September 13, 2015
For a continent long renowned for the excellent quality of its primary and secondary education, the beginning of the school year was until recently the season’s most important event. Not anymore. From Budapest to Brussels, government and Union officials have their hands full with the migrants’ crisis, which threatens to get out of control.
TV screens and the printed European media are full of images of tens of thousands of Syrian refugees heading for Germany as if they were heading for a second Mecca. Why Germany ? Syrians know fully well that the southern members of the Union have had their economies devastated by years of austerity and therefore could not provide the social benefits that Germany alone seems able to afford. Sure, a few hundred migrants have trickled into Denmark, Sweden or the Netherlands, but the governments and population of these countries are far less willing to accept their asylum demands.
Then there are Angela Merkel’s statements to the effect that all migrants who can reach Germany will be accepted, which have aggravated the latest exodus from Turkey. The reason why she has made such an uninspired statement – when it was already clear that the Syrians do not need additional encouragement – will remain a mystery to me. As a consequence of it, the EU is experiencing another serious split between its Western European states and the newer, ex-Soviet EU members. Hungary and the Visegrad countries have flatly refused the idea of compulsory quotas of migrants to be accommodated in their countries, while their leaders are doing their darnedest to stem the flow of Syrians towards Germany.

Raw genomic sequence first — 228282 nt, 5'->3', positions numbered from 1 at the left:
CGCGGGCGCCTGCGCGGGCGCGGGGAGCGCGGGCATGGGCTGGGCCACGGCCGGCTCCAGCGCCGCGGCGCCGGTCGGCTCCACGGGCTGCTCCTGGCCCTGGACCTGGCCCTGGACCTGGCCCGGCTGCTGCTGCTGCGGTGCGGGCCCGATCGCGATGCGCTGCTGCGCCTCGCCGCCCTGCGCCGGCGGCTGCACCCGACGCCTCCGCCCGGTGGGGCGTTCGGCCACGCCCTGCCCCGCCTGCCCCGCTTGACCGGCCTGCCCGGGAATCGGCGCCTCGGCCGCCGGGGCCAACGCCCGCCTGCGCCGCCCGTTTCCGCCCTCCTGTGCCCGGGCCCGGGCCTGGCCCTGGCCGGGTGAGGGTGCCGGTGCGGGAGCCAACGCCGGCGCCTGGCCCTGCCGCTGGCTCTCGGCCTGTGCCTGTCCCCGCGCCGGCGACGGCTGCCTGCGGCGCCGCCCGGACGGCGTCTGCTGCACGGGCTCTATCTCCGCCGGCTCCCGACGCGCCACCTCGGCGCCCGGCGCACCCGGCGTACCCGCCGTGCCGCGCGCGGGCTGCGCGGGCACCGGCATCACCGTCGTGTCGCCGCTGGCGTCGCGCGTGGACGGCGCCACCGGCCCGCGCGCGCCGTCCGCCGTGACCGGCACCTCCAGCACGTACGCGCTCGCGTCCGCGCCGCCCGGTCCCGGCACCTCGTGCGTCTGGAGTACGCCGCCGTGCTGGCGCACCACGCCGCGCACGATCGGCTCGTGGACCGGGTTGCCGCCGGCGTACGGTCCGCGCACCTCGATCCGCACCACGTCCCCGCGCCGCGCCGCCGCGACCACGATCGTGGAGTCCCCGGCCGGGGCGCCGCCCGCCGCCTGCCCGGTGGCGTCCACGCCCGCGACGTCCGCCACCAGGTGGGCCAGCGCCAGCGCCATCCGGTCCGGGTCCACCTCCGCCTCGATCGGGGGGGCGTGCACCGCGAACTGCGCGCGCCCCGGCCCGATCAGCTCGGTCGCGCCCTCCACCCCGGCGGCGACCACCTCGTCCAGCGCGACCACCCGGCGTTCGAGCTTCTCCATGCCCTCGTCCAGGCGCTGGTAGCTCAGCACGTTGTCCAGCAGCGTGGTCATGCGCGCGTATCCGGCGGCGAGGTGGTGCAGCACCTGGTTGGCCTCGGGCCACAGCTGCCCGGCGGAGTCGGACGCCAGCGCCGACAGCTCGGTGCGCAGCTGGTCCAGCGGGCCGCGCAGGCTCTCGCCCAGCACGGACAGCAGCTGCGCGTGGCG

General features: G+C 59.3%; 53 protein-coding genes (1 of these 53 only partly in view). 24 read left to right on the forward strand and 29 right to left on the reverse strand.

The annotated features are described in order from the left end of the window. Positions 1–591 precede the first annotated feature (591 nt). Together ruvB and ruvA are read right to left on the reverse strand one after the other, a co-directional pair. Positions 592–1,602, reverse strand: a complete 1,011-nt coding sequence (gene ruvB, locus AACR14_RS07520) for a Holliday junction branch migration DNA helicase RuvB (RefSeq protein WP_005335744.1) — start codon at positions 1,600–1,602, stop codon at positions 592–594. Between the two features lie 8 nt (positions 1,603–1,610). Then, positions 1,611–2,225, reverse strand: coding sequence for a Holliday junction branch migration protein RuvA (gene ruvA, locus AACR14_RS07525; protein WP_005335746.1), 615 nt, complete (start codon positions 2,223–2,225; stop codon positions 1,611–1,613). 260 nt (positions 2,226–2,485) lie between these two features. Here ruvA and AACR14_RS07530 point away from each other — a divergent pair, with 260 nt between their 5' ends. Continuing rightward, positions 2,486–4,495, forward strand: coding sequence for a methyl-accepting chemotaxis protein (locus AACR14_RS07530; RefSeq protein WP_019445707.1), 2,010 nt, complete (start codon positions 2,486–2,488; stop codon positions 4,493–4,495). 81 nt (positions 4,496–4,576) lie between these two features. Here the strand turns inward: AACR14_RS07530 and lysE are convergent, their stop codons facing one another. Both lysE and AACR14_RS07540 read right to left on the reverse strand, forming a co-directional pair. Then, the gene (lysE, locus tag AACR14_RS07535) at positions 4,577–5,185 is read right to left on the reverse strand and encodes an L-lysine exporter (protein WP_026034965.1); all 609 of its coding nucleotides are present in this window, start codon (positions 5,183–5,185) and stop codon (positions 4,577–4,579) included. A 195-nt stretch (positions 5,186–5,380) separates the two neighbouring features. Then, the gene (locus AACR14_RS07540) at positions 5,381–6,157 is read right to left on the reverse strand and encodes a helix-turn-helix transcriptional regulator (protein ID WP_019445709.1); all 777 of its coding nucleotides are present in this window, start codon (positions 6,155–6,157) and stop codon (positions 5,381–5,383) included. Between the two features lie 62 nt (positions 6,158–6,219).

After the euro crisis which has provoked a split between the North and the South of the continent, a second split between West and East could further endanger the very existence of the EU. Already, opinion leaders and politicians from the Visegrad countries and even Romania have accused the EU Commission of adopting the behaviour they used to know during Soviet times. If this is not ominous for the future of the EU, I don’t know what is…